CREATIVITY -- At the Library of Congress through February 28.

The Library of Congress has undertaken to say something creative about creativity in an exhibit in the Great Hall of the Jefferson (main) building. The result is a muddle, but being largely made up of rare works, it is an interesting muddle.

The exhibit is unorganized (the buzz word is "diverse") and makes little sense. Right up front we find Franklin, and God knows Ben was a creative fellow, but ranked round his skirts are Edison (well, okay), Ford (Ford?) and Carnegie (Carnegie!).

The rationale for including fatheaded Ford and the steely old robber baron would be clear if it said anywhere that the sponsors of the exhibit, and the symposium that launched it, are a couple of oil companies and the Carnegie Foundation.

The exhibit is simply the detritus of one of those endless exercises in pseudo-intellectual backpatting that keep modern grants-persons well-heeled, well-traveled, well-fed and well-pleased with themselves.

The public would have gotten much more worthwhile leftovers if the Library had used the graceful and modest essay on creativity produced by staffer Leonard C. Bruno as the organizing principle and principal test of the exhibit.

Given an essentially impossible task, Bruno considers several aspects of the creative force and briefly discusses some of the world-shakers who have had it. To his credit he makes no mention of Carnegie, the sweat and tears of whose victims, transmogrified into money, now droppeth as the gentle rain from Heaven upon the philistines. The essay is a good read and makes a handsome pamphlet (which was handed out at the symposium and to the press but is not available at the exhibit).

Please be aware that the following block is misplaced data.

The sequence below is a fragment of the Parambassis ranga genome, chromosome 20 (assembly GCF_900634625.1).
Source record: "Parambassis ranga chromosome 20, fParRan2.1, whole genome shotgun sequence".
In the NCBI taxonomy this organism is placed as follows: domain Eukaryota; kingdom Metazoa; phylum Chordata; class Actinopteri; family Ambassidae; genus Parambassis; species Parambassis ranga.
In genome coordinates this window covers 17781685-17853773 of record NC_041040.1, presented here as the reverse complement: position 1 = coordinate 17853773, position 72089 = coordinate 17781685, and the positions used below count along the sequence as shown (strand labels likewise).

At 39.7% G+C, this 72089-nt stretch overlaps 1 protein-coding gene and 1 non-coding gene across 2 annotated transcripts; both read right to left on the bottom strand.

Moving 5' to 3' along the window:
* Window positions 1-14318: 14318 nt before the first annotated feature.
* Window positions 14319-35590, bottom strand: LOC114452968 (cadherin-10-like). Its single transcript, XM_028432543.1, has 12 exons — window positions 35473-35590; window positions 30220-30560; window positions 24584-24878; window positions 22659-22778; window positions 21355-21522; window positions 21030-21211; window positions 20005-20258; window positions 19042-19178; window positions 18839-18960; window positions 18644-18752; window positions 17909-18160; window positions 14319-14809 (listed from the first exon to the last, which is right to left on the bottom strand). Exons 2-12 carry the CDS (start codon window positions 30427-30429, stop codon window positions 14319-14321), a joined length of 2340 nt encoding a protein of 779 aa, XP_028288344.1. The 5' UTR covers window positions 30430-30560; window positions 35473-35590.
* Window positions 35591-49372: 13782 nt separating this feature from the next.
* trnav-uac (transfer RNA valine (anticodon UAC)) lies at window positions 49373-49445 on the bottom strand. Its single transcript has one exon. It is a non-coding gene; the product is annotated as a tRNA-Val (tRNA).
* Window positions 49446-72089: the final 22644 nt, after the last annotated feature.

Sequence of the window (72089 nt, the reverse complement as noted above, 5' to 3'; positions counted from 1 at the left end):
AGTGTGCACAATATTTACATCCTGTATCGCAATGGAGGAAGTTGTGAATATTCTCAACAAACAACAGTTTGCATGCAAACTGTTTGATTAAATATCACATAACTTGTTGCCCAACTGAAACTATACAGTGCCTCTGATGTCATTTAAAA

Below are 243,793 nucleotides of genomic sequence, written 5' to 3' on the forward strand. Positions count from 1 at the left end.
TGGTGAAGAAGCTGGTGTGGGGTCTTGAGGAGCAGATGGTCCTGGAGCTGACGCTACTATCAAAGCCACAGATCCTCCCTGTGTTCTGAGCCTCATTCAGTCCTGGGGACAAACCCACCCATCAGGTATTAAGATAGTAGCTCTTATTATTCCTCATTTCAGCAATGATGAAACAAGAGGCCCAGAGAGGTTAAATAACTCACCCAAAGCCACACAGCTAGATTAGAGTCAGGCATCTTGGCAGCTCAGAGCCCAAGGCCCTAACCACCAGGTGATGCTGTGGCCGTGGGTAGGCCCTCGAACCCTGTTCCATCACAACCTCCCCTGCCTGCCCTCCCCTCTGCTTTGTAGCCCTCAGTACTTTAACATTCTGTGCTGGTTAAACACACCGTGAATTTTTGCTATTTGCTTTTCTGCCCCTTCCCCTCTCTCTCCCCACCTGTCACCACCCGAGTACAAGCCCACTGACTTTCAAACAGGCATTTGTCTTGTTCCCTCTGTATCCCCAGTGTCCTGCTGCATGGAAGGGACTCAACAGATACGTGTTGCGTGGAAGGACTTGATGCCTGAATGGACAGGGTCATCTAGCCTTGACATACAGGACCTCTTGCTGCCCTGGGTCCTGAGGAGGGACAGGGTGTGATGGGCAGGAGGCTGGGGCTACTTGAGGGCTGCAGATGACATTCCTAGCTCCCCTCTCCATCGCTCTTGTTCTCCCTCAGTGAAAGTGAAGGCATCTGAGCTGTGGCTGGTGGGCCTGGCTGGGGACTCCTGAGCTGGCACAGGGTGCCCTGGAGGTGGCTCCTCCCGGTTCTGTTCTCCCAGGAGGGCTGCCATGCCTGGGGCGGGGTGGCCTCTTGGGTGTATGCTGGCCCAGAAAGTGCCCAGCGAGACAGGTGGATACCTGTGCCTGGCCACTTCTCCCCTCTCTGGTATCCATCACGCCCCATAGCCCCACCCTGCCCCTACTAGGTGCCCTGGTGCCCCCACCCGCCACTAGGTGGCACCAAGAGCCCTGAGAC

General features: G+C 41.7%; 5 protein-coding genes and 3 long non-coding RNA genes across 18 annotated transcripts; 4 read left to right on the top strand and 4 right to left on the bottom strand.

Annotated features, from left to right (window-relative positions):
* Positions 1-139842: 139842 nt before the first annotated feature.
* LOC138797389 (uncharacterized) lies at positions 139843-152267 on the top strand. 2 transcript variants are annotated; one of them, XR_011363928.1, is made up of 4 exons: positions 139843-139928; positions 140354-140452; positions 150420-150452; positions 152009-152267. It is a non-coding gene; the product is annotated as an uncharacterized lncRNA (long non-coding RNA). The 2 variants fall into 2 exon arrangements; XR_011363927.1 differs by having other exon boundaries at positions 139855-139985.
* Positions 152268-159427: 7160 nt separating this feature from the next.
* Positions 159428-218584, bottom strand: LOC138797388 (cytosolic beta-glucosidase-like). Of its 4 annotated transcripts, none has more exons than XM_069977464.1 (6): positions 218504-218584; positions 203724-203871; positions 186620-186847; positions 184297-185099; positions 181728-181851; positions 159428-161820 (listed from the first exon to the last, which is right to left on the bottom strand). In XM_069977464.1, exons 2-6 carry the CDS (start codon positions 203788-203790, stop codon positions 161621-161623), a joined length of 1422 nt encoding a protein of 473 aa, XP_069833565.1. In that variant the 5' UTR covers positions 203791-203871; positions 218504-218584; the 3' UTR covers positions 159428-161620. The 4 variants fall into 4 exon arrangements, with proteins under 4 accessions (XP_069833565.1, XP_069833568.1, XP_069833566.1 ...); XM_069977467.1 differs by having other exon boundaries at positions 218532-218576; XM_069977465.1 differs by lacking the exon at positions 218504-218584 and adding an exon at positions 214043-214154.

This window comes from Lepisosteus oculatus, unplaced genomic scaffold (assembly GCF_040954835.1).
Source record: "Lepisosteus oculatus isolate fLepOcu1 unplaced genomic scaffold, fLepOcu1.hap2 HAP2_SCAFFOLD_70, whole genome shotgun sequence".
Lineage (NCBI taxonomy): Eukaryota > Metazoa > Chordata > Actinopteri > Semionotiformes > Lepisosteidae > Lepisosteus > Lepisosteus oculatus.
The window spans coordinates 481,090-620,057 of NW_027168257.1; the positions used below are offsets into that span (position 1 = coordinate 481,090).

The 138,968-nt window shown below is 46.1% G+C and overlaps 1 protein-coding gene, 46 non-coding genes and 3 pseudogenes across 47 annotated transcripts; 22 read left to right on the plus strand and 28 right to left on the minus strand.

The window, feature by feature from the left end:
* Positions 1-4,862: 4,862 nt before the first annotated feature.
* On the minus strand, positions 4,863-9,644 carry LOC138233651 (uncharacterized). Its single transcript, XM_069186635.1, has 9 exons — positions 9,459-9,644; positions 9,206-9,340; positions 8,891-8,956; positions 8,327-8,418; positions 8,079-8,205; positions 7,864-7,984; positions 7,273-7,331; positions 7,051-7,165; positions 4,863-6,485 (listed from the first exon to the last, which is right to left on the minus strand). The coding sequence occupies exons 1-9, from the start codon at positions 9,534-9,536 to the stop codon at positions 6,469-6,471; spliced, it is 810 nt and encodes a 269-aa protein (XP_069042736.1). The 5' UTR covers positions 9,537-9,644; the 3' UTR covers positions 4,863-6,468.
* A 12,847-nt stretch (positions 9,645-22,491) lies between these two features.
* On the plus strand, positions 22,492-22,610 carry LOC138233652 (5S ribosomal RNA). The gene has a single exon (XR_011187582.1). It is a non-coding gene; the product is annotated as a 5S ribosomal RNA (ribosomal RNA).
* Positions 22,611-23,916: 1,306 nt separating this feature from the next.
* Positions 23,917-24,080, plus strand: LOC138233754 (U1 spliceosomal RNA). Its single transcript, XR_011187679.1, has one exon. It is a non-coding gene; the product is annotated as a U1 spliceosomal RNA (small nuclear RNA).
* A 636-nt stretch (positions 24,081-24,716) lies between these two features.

The exhibit, in contrast, is a hodgepodge in which, for instance, 19th-century French chef Marie Antonin Careme and Anthelme Brillat-Savarin, a contemporary bon vivant, share a case with Ludwig von Beethoven. Hoo boy, now, that's creative.

But to hell with them folks, folks. There's a page from one of Leonardo's notebooks, a holograph manuscript by Einstein, the original of Beethoven's Opus 109. . .